Low voltage Stepper Motor driven by Arduino

Hello People,

i have a problem to understand how to power up a stepper motor. For my project i choose http://tinyurl.com/lae4vac this one.

Manufacturer Part Number: 17HS19-2004S Step Angle: 1.8° Step Accuracy: 5% Holding Torque: 59Ncm(83.6oz.in) Rated Current/phase 2.0A Phase Resistance 1.4ohms Voltage 2.8V Inductance 3.0mH±20%(1KHz) Weight 400g

Can i drive this on with a L298n on 12V. I really dont understand the power-supply-problem. If not what would be an alterative to connect this one to an arduino. I have already a motorshild from ladyada with the L293d, but i think it is a bit to "weak".

Thank you

2A is past the range that can be comfortably driven with anything cheap, alas.

Your best bet is DRV8825 module, you might get up to 2A without too much heating (fan cooling advised).

L298 - no chance at all, this is a motor requiring current drive, not voltage drive.

BTW why did you select a low impedance motor? Do you need the speed performance?

The Thread stepper motor basics may provide some useful background.


Jo, thank you so far...

The link was great. I figured out that i could use one of those A4988 with heatsink, if i choose a other motor. Is it right that i have to adjust the current to the maximal level of the motor by hand? And how could i do that? Measure the current flowing though the motor? Or can that destroy one of the components, if the current skrew is set to a high level.

If i choose this motor: Model: 17HS4417 Frame Size: Nema 17 Step Angle: 1.8 degree Voltage: 3.4V Currrent: 1.7A/phase Resistance:2.0 Ohm/phase Inductance:3.0mH/phase Holiding Torque: 4000G-cm=40N.cm Rotor inertia: 54 g.cm2 Detent torque: 0.22 kgcm Leads Number:4 Weight: 0.24KG Length: 40mm Motor shaft:5mm

Is it possible to power the driver with 12V, and it will make a constant current? I chose the other motor because of the relative high torque, nothing else.

thanks hendrik

The Pololu A4988 web page explains how to set the current limit.

Assuming you have read stepper motor basics I don't understand this question

Is it possible to power the driver with 12V, and it will make a constant current?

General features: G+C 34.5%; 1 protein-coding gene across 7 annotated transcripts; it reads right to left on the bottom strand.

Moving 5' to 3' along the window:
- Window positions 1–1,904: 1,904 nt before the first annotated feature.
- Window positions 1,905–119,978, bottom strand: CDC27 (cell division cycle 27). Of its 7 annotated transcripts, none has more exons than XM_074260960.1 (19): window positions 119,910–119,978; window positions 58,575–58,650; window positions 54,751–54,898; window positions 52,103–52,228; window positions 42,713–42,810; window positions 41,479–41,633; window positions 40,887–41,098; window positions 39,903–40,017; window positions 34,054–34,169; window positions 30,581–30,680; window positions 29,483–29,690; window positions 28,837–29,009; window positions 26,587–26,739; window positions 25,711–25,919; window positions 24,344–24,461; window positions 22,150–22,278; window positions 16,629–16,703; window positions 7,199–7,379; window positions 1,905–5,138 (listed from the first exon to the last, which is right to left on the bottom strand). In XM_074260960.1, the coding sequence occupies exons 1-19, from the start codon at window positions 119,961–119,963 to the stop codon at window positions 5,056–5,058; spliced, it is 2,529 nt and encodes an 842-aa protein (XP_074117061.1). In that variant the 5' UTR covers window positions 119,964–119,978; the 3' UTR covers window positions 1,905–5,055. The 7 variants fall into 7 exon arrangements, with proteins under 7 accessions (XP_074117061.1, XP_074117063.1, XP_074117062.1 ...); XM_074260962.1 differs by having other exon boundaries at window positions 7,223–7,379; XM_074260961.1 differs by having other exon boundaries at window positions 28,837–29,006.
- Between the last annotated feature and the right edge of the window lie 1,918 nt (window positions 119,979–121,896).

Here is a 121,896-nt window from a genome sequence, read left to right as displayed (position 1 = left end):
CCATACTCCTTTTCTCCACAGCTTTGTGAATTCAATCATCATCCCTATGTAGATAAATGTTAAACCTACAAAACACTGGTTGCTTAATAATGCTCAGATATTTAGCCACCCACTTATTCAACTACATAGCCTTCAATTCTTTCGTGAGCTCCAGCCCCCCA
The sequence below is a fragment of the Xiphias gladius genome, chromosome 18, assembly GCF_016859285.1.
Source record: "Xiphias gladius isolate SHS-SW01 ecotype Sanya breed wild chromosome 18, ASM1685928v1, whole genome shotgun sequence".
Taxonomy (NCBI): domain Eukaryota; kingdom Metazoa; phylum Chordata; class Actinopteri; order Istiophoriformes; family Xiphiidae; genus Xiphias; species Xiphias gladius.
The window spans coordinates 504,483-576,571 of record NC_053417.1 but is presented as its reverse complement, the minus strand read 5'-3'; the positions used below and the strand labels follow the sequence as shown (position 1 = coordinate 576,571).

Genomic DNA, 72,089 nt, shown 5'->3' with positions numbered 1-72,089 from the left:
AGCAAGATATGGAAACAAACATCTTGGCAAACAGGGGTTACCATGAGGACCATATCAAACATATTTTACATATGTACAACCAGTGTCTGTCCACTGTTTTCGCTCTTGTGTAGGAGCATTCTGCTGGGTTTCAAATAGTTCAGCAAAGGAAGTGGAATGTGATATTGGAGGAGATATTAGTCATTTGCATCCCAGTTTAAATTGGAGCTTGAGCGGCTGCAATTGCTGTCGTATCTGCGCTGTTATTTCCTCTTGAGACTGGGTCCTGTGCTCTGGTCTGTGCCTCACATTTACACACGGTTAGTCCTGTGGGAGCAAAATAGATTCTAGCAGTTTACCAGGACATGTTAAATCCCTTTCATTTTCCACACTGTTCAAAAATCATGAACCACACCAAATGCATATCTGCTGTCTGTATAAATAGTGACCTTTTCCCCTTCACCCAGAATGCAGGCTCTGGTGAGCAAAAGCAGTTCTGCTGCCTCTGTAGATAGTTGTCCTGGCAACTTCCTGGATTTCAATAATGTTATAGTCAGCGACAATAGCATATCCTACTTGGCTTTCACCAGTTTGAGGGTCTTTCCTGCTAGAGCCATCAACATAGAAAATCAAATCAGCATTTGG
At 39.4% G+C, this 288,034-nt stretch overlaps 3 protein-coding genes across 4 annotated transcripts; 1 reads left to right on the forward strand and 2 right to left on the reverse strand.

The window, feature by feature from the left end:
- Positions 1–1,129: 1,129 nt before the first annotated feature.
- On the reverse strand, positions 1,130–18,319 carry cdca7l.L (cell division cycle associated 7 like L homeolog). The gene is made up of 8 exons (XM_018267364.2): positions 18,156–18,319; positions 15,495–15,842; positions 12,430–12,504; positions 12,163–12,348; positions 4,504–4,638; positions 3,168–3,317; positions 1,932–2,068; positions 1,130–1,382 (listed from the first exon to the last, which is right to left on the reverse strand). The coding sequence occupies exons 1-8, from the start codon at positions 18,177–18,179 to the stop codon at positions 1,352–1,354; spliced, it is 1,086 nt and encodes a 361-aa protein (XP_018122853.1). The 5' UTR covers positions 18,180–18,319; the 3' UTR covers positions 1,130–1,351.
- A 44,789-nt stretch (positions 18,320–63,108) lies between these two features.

indeed i read it... just wanted to make sure, i understood it correctly

hotto: indeed i read it... just wanted to make sure, i understood it correctly

I still don't understand your question.

A stepper motor cannot run with a constant current - it needs a series of pulses of current. I guess the current will be constant when the motor is stationary.


The OP means will the A4988 provide current drive - yes it does, and you can power it
from 24V for better performance (higher max speed).

1.7A is still high, the DRV8825 is still seemingly the best performing single-chip driver,
with the A4988 try using 1A drive only. You will need some cooling (tiny fan perhaps)
to get the best from the A4988.

Hopefully in the future someone will bring out a shield based on the DRV8711
(see http://www.ti.com/tool/BOOST-DRV8711) as that promises to fill the gap between single-chip drivers and
industrial stepper drivers (expensive). The DRV8711 needs 8 external MOSFETs
but can easily then deliver 5A or more without cooling required, from what I’ve
seen of the specs.

The issue is MOSFET on resistance - the single chip drivers are all limited to on-chip
DMOS MOSFETs, which at best have 200 to 300 milliohms of on-resistance, whereas
discrete external MOSFETs are available down to < 1 milliohm (10 milliohm for
the cheaper devices).

What i meant was that the driver limits the current to an adjustable level. Ofcause the current is not stable while stepping.

My idea is to set the 8825 in this http://m.ebay.de/itm/251739070525?nav=WATCHING_ACTIVE board. Apply a heatsink and put a pc- fan in top. Better safe than sorry, or as we germans say: safe is save ;-)